Possibly the Ego

One of the most mis-understood and mis-used words to have filtered down from psychology is the word ‘ego’.

In the common understanding of the term, it means a sense of ‘self-aggrandizement’ or making yourself look a certain way to feed your neurosis.

Actually, the ego in Freudian Psychology means the rational part of the being, that is guided by reason. This is opposed to the id, which in a purely animalistic sense chases after what it wants, being driven purely by the pleasure principle.

Somehow the word has changed in meaning and is now almost always used in a negative sense, which properly speaking should be understood as a misfunctioning or malfunctioning ego. A properly functioning ego is desired in both psychology and Buddhism.

Ego definitely does not mean the ‘self’, in the Buddhist sense.

So although Buddhism teaches ‘non-self’ – this does not mean that somehow you have an ego and your task is to destroy/transcend/remove it.

Self Aggrandizement

In this sense, the Buddhist equivalent could be ‘mana’ (maana).

Mana is generally translated as ‘conceit’ – but this also is a difficult term to understand. ‘Conceit’ is a difficult term. We are happy to label someone as ‘conceited’, without a really clear definition of what conceit is.

However you translate conceit – the meaning is not the same as mana.

Mana has three kinds:

  • I am better than another
  • I am worse that another
  • I am the same as another

That is, any kind of comparative judgement is a mistake.

It’s ok to say you are a faster runner, a taller person, or better on computers ….  but if you translate this into yourself being ‘better am I, equal or worse’ (in the sutta way of putting it) – then this is mana.

And the normal idea of ego is close to this meaning. You want to make yourself look better, seem nicer etc… You are worried about getting respect. You are judgemental in giving respect.

Psychologist and Therapist Thomas Bein writes in ‘Mindful Therapy’:

Many … come into therapy and try to play the same part they have played their whole life long, trying to appear better than they are  in order to be liked and respected by the therapist, or trying to appear overly helpless to solicit sympathy, just as they do in the rest of their lives.

p93

 

 Putting on appearances in order to gain respect, sympathy or be liked (or disliked) is a form of mana, and a trait of a mis-functioning ego.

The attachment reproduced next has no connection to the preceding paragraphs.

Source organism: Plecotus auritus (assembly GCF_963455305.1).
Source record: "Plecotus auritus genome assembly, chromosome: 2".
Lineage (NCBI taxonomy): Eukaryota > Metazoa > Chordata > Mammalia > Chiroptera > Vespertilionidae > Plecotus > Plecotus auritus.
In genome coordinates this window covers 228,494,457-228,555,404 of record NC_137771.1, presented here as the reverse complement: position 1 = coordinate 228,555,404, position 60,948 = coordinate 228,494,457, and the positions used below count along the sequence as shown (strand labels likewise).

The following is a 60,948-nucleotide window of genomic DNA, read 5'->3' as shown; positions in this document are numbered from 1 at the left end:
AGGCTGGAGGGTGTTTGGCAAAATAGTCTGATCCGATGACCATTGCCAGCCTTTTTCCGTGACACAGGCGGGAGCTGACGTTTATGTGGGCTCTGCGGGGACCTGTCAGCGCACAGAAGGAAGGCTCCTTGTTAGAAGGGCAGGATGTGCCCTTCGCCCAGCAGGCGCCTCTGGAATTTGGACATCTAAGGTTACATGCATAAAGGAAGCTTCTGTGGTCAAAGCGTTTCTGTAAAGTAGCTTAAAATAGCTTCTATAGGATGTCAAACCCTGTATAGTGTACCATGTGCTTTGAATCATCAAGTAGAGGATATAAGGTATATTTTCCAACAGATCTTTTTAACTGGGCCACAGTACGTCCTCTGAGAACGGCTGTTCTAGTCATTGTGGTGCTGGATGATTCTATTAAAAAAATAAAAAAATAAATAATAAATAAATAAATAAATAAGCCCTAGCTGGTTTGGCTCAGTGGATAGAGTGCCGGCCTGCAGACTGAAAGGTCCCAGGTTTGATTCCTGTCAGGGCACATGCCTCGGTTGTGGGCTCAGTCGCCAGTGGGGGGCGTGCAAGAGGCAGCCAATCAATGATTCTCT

You might also connect it to self-respect i.e. if you have a healthy self-respect, you will not be judging yourself against others.

Is it possible to be without mana?

One sutta says it is, but only for one who is enlightened.

In one who is an arahant, … who has done what needs to be done [in the practise], reached the highest goal …. there comes no thought “there is one better than I,” nor “there is one equal,” nor “there is one worse.”

While it might be difficult, the practise should take you to the point where you are deconstructing your ‘self-image’. That is, you just see a thought, a mood, an emotional response arise and then disappear. The above judgements then, might come up, but you don’t feed it with any thoughts or give it continuance. If you look closely, the judgement is a kind of fear, which is a bedfellow of Dukkha.

In the meantime, Thomas Bien continues :

if a patient is not open to his pain, … then the [therapy] will lack the power of deep transformation.

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About Cittasamvaro

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5 Responses to Possibly the Ego

  1. Craig says:

    Phillip Moffitt, author of Dancing with Life, says the ego is “self-preservation on steroids.” 🙂

  2. I can often spot the ego at work but it sometimes it seems like I’m at the mercy of it. When I’m meditating or feeling good I can see the ego doing its thing – it makes me smile. When I’m angry or stressed then the ego is too close to see. It would be nice to think that this will become more managable if I keep noting it.

  3. Lee says:

    The ego, when it malfunctions then, becoming a distortion of its real purpose sort of reminds me of how everyone starting calling Frankenstein’s monster “Frankenstein” rather than calling it the monster that Dr. Frankenstein made!

  4. Marcus says:

    Thanissaro Bhikkhu – “Hang On to Your Ego”

    http://www.tricycle.com/dharma_talk/3822-1.html?page=0,2&offer=dharma

    “If you open your mind to the idea that the Buddha was actually advocating ego-development instead of egolessness, you see that there’s nothing lopsided or lacking in his understanding of healthy ego functioning.”

  5. silvia medinelli says:

    Thank you for bringing some clarity into the so much talked about “ego”. Silvia

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